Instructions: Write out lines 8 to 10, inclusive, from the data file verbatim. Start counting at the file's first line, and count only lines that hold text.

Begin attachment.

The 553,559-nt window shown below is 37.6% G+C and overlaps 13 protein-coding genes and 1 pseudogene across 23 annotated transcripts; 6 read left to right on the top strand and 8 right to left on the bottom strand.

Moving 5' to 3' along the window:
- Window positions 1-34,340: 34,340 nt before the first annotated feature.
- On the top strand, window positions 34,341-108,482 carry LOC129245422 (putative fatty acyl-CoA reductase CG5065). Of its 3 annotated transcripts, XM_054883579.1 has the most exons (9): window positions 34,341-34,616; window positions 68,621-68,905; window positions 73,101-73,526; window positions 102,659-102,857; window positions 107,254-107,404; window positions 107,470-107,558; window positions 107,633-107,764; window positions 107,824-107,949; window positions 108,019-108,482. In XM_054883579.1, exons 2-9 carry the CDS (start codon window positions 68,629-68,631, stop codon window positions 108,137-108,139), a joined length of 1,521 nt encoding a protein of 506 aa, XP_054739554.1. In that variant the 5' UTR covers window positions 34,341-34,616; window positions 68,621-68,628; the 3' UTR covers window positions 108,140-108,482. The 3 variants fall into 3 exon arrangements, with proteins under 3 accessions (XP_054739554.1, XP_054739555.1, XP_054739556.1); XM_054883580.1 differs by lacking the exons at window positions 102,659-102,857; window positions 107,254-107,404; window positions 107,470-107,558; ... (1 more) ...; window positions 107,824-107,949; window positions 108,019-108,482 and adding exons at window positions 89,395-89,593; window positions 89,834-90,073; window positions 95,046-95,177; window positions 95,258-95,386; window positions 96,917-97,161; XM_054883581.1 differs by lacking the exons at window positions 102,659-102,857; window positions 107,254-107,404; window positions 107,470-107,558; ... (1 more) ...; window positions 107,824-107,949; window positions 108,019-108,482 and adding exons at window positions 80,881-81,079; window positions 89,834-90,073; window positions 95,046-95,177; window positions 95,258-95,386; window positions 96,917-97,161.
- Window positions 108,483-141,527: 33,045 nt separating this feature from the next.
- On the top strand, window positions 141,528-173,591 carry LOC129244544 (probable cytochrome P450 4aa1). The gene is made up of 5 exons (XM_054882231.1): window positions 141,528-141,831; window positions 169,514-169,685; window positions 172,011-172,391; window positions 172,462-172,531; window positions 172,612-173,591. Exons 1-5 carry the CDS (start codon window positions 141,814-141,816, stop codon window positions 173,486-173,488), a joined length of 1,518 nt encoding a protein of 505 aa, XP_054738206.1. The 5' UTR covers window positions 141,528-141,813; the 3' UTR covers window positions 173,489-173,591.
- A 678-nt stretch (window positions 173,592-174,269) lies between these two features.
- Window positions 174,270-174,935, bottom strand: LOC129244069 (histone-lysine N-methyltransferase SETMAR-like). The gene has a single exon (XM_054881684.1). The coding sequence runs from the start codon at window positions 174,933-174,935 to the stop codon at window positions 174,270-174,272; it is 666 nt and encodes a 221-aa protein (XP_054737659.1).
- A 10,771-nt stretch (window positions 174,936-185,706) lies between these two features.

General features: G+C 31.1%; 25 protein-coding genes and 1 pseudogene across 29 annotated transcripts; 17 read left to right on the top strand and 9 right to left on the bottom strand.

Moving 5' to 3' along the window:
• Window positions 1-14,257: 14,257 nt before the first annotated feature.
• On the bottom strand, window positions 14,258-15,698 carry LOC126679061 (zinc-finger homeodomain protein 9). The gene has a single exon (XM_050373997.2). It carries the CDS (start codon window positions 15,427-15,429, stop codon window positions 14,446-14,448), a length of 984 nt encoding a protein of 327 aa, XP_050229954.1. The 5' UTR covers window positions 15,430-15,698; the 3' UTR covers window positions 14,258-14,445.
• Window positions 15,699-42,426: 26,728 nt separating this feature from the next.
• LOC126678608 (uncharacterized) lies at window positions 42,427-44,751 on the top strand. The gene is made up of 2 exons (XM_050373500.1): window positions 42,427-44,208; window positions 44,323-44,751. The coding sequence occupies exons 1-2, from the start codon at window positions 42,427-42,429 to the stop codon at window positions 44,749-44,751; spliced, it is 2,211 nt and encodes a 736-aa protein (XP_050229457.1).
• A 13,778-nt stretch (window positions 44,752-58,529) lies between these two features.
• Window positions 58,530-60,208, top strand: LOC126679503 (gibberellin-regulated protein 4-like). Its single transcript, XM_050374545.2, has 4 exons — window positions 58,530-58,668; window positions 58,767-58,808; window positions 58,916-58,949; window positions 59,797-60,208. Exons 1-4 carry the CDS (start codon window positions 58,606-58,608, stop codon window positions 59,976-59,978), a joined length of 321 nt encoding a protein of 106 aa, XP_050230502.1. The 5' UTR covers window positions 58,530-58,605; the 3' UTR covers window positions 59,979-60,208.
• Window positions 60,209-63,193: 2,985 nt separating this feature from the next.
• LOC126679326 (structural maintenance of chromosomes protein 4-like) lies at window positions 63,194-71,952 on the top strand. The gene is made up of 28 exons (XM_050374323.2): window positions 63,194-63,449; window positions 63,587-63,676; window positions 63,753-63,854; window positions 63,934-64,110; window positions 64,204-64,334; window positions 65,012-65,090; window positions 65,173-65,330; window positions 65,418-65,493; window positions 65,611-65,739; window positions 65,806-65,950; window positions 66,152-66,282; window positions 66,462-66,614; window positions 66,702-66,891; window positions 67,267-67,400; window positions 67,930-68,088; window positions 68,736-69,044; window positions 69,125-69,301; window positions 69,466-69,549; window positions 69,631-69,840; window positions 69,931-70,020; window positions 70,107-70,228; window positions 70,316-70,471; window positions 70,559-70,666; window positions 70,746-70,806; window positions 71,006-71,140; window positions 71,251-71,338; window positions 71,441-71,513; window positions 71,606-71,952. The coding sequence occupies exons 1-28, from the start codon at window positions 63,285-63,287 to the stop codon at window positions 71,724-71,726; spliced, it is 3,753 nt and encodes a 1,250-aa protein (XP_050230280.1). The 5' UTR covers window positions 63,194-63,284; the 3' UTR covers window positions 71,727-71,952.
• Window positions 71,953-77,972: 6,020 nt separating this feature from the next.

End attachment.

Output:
- Window positions 174,270-174,935, bottom strand: LOC129244069 (histone-lysine N-methyltransferase SETMAR-like). The gene has a single exon (XM_054881684.1). The coding sequence runs from the start codon at window positions 174,933-174,935 to the stop codon at window positions 174,270-174,272; it is 666 nt and encodes a 221-aa protein (XP_054737659.1).
- A 10,771-nt stretch (window positions 174,936-185,706) lies between these two features.

General features: G+C 31.1%; 25 protein-coding genes and 1 pseudogene across 29 annotated transcripts; 17 read left to right on the top strand and 9 right to left on the bottom strand.